Thermidorian Reaction

    • This occurred after the Reign of Terror period and happened after the execution of Maximilien Robespierre in July 1794 and the reassertion of moderate power over the French Revolution.
    • The Thermidorian Reaction helped in getting the French Revolution back on track.

    Third Estate

    • One of the three estates in the Estates-General that had the commoners of France, whether rich merchants or poor peasants, as members. Although it constituted the vast majority of the French population, it had just one vote in the Estates-General, the same vote that the much smaller First Estate (clergy) and Second Estate (nobility) each had.
    • Frustrated with its political incapability, the Third Estate broke from the Estates-General on 17 June, 1789, and declared itself the National Assembly.


    • The royal palace built by King Louis XIV a few miles outside of Paris. Known for its extraordinary splendour, extravagance and immense size, Versailles was the home of the king, queen and all members of the royal family, along with high government officials and select nobles.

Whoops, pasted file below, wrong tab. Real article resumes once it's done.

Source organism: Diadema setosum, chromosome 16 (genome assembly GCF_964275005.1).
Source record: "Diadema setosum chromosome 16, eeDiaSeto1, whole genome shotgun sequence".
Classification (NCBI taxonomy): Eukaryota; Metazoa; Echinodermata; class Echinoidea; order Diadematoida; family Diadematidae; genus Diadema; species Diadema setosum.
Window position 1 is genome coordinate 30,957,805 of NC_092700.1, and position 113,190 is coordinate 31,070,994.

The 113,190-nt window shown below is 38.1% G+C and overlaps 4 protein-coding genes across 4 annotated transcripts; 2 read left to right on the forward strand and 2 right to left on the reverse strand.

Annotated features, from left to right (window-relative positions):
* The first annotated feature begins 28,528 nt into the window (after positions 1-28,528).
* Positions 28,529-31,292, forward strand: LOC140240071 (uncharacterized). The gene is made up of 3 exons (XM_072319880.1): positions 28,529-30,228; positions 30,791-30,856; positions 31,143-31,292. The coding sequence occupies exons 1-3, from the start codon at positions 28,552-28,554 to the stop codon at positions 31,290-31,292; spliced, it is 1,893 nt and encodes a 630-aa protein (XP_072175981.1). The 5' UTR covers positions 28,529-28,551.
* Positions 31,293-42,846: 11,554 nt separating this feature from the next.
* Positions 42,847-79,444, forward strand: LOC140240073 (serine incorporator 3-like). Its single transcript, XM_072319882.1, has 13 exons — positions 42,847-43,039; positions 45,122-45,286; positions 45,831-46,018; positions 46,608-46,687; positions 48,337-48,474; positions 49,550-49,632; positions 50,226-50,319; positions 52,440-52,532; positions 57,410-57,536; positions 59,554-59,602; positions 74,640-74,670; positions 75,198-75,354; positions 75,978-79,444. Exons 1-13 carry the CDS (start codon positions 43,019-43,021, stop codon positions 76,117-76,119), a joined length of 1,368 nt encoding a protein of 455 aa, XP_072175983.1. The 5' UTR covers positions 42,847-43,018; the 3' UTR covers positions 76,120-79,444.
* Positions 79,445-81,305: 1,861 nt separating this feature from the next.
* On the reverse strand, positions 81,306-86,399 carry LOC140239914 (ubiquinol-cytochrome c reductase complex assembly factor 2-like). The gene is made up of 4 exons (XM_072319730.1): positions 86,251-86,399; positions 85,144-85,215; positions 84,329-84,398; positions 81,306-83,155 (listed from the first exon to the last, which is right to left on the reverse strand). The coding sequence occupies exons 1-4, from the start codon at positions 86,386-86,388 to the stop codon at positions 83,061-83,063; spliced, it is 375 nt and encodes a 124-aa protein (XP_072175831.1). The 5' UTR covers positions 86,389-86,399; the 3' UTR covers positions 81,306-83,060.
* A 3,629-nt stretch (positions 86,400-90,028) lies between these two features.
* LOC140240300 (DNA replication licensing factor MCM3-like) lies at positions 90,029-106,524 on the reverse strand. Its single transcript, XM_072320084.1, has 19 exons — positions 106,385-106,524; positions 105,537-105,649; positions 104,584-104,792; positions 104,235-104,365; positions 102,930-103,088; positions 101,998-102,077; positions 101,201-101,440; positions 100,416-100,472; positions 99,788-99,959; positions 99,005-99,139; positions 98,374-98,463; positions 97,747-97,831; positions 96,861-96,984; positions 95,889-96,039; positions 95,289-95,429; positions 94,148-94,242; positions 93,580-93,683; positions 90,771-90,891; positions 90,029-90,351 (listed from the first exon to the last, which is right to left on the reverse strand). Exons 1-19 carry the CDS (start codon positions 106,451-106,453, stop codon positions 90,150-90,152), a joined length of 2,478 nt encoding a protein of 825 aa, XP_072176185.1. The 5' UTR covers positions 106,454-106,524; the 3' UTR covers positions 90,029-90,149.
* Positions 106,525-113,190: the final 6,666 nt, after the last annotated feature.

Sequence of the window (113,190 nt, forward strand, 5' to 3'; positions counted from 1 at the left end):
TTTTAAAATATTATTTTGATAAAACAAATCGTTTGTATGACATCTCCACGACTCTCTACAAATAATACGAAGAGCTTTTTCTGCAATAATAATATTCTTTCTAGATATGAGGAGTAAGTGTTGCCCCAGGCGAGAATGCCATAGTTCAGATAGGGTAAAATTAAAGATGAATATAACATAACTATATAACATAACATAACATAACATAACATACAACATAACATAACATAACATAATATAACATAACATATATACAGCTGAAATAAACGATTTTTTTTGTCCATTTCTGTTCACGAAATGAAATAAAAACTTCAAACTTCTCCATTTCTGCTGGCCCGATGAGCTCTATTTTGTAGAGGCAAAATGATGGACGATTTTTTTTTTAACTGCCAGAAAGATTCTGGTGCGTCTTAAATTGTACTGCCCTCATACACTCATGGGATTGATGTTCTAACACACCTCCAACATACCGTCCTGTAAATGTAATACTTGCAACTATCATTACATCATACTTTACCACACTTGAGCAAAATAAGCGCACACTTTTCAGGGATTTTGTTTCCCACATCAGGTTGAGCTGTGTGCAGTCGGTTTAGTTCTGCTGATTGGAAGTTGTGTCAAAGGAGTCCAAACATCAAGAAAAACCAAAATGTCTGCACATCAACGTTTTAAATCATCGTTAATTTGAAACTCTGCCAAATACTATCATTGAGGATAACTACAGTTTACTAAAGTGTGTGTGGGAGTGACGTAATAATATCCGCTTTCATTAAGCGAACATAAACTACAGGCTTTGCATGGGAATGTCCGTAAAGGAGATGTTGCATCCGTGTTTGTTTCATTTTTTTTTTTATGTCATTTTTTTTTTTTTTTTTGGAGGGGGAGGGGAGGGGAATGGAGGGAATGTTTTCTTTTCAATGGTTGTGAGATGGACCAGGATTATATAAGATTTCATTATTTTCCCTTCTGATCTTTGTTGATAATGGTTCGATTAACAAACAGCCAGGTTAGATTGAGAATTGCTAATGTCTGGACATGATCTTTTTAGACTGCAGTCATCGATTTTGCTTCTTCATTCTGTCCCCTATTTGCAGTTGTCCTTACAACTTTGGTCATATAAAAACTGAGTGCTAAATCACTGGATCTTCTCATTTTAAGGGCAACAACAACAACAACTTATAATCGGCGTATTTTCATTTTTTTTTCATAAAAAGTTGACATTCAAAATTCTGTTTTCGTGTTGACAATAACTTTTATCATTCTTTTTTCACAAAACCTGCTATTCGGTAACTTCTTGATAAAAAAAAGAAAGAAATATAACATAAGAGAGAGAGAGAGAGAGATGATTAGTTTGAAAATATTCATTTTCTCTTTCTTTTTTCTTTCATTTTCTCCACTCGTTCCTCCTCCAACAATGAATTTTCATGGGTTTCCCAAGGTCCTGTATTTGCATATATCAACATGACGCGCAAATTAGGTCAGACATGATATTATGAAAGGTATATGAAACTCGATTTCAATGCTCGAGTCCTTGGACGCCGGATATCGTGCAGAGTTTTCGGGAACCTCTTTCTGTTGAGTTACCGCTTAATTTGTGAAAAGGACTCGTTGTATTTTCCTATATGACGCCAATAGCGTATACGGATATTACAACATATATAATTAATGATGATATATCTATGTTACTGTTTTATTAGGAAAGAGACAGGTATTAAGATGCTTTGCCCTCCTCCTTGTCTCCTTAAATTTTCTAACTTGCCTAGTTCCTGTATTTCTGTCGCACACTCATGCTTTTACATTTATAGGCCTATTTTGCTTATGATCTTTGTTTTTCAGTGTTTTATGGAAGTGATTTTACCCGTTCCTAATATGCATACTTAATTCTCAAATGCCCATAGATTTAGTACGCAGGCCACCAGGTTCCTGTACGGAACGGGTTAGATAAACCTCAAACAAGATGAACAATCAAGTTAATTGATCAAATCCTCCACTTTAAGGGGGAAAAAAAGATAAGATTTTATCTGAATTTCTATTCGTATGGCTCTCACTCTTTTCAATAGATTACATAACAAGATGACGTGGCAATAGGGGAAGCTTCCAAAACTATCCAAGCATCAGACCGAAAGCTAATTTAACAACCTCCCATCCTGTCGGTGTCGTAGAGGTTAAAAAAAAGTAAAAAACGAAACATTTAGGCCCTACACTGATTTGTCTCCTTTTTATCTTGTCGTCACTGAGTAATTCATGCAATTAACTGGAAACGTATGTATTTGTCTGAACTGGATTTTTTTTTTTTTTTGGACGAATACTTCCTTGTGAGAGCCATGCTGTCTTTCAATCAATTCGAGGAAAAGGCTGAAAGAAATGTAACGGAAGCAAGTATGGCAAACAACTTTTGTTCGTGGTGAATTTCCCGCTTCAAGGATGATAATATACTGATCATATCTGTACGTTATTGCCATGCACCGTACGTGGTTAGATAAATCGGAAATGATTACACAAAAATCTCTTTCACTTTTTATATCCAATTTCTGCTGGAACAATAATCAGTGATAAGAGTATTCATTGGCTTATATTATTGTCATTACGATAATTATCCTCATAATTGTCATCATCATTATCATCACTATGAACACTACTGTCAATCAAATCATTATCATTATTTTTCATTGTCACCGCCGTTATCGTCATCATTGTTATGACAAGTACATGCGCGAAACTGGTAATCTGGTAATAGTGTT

• On 5 October, 1789, a mob of angry and hungry French women marched on Versailles, bringing the royal family back to Paris to deal with the food shortage.

    Key People

    Napoleon Bonaparte

    • He was a general in the French army and was responsible for the 1799 coup that overthrew the Directory. Napoleon’s rise marked the end of the French Revolution and the beginning of Napoleonic France and Europe.

    Jacques-Pierre Brissot

    • He was a member of the Legislative Assembly and National Convention who was politically neutral but believed in the idea of a constitutional monarchy.
    • Brissot’s followers, initially known simply as Brissotins, eventually became known more generally as the Girondins. He unsuccessfully declared war on Austria and Prussia.
    • His unsuccessful declaration of war caused his removal from the National Convention and, like many Girondin leaders, he lost his life at the guillotine during the Reign of Terror in 1793–1794.

    Charles de Calonne

    • He was like the treasurer to the monarch. He was appointed by King Louis XVI after Jacques Necker was forced out of office in 1781.
    • He came up with the idea of imposing more taxes on the wealthy rather than the poor, suggesting a tax on land proportional to land values and a lessened tax burden for peasants. The French nobles rejected his plan.

    Lazare Carnot